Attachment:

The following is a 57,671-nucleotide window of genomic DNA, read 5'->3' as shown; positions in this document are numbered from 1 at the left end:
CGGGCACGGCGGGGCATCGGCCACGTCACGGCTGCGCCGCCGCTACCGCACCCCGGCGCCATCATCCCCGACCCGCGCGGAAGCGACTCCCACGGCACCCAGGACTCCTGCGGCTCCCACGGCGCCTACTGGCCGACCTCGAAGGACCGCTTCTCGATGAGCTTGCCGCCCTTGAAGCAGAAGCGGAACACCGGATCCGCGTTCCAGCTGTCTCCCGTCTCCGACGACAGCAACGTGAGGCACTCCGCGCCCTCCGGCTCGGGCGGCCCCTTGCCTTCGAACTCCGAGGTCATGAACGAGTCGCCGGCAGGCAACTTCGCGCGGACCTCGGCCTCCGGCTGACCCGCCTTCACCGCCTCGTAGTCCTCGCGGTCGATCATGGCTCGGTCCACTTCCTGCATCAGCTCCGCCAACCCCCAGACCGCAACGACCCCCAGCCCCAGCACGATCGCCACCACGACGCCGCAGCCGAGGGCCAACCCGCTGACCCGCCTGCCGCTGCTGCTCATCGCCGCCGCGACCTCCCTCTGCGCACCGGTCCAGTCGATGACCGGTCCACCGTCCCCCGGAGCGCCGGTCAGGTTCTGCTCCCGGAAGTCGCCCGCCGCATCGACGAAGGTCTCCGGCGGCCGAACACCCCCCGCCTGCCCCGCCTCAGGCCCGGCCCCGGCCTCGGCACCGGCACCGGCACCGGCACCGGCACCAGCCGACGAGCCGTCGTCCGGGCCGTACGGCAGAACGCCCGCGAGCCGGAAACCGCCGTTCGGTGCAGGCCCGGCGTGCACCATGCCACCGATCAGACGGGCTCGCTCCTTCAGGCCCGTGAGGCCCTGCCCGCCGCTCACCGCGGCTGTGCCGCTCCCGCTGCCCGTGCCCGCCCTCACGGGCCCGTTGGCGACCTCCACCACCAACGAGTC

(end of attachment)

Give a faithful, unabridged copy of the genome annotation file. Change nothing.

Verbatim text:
The following is a 57,671-nucleotide window of genomic DNA, read 5'->3' as shown; positions in this document are numbered from 1 at the left end:
CGGGCACGGCGGGGCATCGGCCACGTCACGGCTGCGCCGCCGCTACCGCACCCCGGCGCCATCATCCCCGACCCGCGCGGAAGCGACTCCCACGGCACCCAGGACTCCTGCGGCTCCCACGGCGCCTACTGGCCGACCTCGAAGGACCGCTTCTCGATGAGCTTGCCGCCCTTGAAGCAGAAGCGGAACACCGGATCCGCGTTCCAGCTGTCTCCCGTCTCCGACGACAGCAACGTGAGGCACTCCGCGCCCTCCGGCTCGGGCGGCCCCTTGCCTTCGAACTCCGAGGTCATGAACGAGTCGCCGGCAGGCAACTTCGCGCGGACCTCGGCCTCCGGCTGACCCGCCTTCACCGCCTCGTAGTCCTCGCGGTCGATCATGGCTCGGTCCACTTCCTGCATCAGCTCCGCCAACCCCCAGACCGCAACGACCCCCAGCCCCAGCACGATCGCCACCACGACGCCGCAGCCGAGGGCCAACCCGCTGACCCGCCTGCCGCTGCTGCTCATCGCCGCCGCGACCTCCCTCTGCGCACCGGTCCAGTCGATGACCGGTCCACCGTCCCCCGGAGCGCCGGTCAGGTTCTGCTCCCGGAAGTCGCCCGCCGCATCGACGAAGGTCTCCGGCGGCCGAACACCCCCCGCCTGCCCCGCCTCAGGCCCGGCCCCGGCCTCGGCACCGGCACCGGCACCGGCACCGGCACCAGCCGACGAGCCGTCGTCCGGGCCGTACGGCAGAACGCCCGCGAGCCGGAAACCGCCGTTCGGTGCAGGCCCGGCGTGCACCATGCCACCGATCAGACGGGCTCGCTCCTTCAGGCCCGTGAGGCCCTGCCCGCCGCTCACCGCGGCTGTGCCGCTCCCGCTGCCCGTGCCCGCCCTCACGGGCCCGTTGGCGACCTCCACCACCAACGAGTC